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  • Alcohol is the number one drug of choice for teenagers.
  • Alcohol-related car crashes are the number one killer of teenagers in the United States.
  • Alcohol is the number one drug problem in America.


If you think it can't happen to you, look around. Check your school's yearbooks for the last ten years. How many were dedicated to a student who was killed in a drunk driving crash?

Ask your friends how many people they know who have had bad things happen to them when they or someone else was drinking.

You don't even have to be the one doing the drinking — most teenage passenger deaths are the result of crashes caused by alcohol-impaired teenage drivers. No matter what the situation, drinking alcohol under the age of 21 is illegal.

How Does Alcohol Affect You?

  • You see double, slur your speech, you lose your sense of distance.
  • Alcohol loosens your inhibitions; you make bad judgments that can result in car crashes, violence, unwanted pregnancy, sexual transmission of diseases, or rape.
  • A significant portion of violent crimes and vandalism among and by youth involve use of alcohol.
  • Using alcohol can cost you your freedom. You can be grounded by parents, lose your driver's license, or end up in jail.
  • You can get sick or die from alcohol poisoning.
  • Poor grades may be a result of increased use of alcohol.

Be Smart About Advertising

Take a good look at how the alcohol industry tries to convince people to use its products.

  • Wine coolers are displayed in stores next to fruit drinks. Maybe they don't think you'll notice the difference between a regular fruit drink and one with alcohol.
  • Different brands of beer and other alcoholic beverages are slipped into the movies you watch. They think if you see your favorite actor drinking it, you will too.
  • The models on the beer commercials are always young, fit, and beautiful. But alcohol has plenty of calories and little nutritional value. Drinking it will not make you fitter or more attractive.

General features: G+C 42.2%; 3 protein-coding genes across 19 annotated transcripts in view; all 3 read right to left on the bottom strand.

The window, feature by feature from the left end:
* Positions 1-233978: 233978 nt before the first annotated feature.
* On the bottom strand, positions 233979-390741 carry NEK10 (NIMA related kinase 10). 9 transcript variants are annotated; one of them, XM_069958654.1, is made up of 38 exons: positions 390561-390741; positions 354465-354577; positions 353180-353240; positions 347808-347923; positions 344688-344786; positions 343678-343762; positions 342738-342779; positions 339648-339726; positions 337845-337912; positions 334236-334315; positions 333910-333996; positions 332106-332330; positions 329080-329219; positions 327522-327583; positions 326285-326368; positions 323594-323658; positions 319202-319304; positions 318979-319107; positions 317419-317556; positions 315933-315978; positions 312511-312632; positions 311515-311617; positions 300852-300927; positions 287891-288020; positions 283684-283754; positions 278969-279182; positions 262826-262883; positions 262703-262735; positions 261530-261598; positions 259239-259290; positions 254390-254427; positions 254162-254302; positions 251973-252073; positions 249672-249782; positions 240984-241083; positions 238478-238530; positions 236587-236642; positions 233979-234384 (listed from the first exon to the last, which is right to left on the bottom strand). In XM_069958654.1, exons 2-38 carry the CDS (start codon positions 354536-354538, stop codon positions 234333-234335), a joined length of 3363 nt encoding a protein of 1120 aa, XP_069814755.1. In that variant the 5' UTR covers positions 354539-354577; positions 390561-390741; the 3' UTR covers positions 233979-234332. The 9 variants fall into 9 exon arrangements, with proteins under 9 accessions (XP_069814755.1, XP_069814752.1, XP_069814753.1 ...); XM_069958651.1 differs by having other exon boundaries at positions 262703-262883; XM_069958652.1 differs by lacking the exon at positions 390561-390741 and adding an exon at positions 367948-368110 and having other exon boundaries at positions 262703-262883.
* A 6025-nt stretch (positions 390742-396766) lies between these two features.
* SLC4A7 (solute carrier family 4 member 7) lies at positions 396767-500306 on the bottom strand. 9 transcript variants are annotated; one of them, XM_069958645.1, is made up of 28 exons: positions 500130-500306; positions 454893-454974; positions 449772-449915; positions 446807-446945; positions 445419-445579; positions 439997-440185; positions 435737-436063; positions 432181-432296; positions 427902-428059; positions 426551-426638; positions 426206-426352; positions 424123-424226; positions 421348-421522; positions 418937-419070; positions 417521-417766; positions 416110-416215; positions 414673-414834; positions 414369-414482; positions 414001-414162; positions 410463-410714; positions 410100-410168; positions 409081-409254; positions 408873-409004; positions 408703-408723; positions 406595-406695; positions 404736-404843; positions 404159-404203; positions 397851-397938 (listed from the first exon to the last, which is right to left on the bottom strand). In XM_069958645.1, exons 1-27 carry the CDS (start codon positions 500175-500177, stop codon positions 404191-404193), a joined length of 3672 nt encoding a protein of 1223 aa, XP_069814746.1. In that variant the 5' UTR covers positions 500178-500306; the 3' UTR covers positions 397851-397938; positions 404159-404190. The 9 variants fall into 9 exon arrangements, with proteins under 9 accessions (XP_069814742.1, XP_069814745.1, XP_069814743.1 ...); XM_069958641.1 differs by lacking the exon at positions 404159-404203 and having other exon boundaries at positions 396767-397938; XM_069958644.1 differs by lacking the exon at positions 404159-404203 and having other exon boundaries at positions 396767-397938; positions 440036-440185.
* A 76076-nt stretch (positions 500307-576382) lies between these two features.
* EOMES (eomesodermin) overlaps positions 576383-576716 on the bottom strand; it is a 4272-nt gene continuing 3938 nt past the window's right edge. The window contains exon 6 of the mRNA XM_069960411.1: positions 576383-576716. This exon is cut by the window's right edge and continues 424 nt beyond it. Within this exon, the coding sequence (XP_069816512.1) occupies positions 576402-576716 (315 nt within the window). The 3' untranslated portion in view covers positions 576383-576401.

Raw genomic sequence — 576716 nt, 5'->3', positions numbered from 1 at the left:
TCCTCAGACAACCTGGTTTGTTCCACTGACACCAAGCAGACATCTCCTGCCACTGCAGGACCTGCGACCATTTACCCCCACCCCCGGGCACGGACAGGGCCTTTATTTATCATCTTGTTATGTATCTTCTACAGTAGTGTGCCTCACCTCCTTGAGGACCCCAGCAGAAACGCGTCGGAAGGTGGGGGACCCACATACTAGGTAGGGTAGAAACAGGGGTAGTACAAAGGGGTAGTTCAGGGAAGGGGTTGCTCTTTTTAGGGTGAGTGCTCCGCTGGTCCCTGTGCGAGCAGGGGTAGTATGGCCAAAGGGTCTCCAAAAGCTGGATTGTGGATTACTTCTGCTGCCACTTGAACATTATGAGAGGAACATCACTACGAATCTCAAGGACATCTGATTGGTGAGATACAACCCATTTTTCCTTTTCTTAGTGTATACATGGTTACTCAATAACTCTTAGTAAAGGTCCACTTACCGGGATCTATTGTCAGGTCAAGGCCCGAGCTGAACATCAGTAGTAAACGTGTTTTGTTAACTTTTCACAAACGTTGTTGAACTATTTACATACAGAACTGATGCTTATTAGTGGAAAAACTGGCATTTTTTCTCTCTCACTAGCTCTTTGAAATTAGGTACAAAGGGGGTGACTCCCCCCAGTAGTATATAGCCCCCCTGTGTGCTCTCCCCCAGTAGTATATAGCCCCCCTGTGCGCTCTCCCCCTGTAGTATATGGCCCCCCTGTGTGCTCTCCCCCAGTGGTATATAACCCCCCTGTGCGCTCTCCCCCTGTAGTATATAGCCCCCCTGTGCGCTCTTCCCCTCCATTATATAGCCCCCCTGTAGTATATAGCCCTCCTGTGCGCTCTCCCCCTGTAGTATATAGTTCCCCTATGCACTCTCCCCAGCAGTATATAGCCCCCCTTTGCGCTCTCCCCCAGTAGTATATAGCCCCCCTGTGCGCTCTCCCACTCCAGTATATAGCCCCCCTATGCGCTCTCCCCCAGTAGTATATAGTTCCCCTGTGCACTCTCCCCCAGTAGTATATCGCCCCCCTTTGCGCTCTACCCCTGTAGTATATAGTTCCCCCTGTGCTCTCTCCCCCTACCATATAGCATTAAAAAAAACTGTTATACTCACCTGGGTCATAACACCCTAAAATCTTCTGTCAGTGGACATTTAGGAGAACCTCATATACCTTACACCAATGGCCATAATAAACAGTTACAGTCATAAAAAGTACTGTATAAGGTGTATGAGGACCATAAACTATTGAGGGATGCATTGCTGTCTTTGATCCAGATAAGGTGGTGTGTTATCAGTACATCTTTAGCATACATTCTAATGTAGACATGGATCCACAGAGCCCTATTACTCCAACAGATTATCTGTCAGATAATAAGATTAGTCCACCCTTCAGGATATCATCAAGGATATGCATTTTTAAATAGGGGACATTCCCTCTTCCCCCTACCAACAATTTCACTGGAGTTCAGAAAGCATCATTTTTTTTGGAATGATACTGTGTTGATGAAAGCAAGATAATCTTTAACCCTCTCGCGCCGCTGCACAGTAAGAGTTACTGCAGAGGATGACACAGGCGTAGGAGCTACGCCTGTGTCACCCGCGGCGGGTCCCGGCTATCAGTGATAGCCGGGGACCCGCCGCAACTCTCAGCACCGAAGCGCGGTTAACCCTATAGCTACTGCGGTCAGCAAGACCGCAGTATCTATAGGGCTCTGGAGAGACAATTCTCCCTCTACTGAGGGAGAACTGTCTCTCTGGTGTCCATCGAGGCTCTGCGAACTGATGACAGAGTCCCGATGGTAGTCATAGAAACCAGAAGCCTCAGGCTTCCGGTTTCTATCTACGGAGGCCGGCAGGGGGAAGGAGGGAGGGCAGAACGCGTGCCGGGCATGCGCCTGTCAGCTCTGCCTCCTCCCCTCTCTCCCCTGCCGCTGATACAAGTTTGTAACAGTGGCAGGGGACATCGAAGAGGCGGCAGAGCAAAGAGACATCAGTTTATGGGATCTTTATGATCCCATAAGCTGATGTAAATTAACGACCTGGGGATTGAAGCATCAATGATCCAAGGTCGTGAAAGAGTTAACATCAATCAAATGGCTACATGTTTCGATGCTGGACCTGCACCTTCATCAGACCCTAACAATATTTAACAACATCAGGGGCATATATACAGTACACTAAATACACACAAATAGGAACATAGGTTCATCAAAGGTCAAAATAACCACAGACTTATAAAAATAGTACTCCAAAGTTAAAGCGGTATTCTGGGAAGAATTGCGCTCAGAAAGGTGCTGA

• Advertisements feature celebrities and sports figures, but drinking will not make you famous or athletic.
  • Alcohol advertisers are now reminding people not to drink and drive. But drunk driving is not the only way alcohol can mess up your life.
  • Advertisers hope you won't stop and think when you see their ads. Don't be conned. Use your own judgment, not theirs, and learn the facts.

More Facts About Alcohol

  • The earlier young people start drinking and using drugs, the more likely they are to become addicted.
  • Drinking coffee, taking a cold shower, exercising, or breathing fresh air will not sober you up. The only thing that sobers you up is time — at least several hours.
  • One beer, one shot of whiskey, and one glass of wine all have the same amount of alcohol. Don't fall for the myth that beer and wine are less intoxicating than hard liquor.
  • Only 3 to 5 percent of alcoholics are what we think of as bums. Most alcoholics are just like people you know. Anyone can become an alcoholic — young, old, rich, poor, single, married, employed, or out-of-work.
  • Drinking alcohol does not quench your thirst; it causes dehydration.
  • Alcohol interferes with your central nervous system. You lose balance, coordination, and judgment.
  • Alcohol ages and damages the brain.
  • Alcoholism is hereditary.
  • Eight young people a day die in alcohol related crashes.
  • Teens who drink alcohol are 7.5 times more likely to use any illicit drug, and 50 times more likely to use cocaine than young people who never drink alcohol.
  • You are breaking the law by buying or using alcohol before you are 21 years old.

Take Action

  • Make a pledge with your friends that you will help each other avoid alcohol and other drugs. Leave parties where kids are drinking.
  • If a friend, or someone you know, has passed out from drinking too much alcohol, turn the person on his or her side and call 911 or your local emergency number for help. Too much alcohol can cause the central nervous system, which controls breathing, to shut down. Death can result.
  • Don't ride with someone who has been drinking. Call a taxi, your parents, or another relative or friend for a ride.
  • Encourage someone you think has a drinking problem to get help. Go with them to Alcoholics Anonymous meetings or to meet with a counselor.
  • Suggest that members of any club or youth group you belong to organize an anti-drinking project — an alcohol-free post-prom, graduation, or New Year's Eve party.
  • Make a presentation to your school's PTA meeting about how teachers and parents can realistically help kids avoid drugs and alcohol.
  • Ask for help if someone is pressuring you to try alcohol or other drugs. Talk to someone you trust.

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Crime Prevention Tips Provided by:
National Crime Prevention Council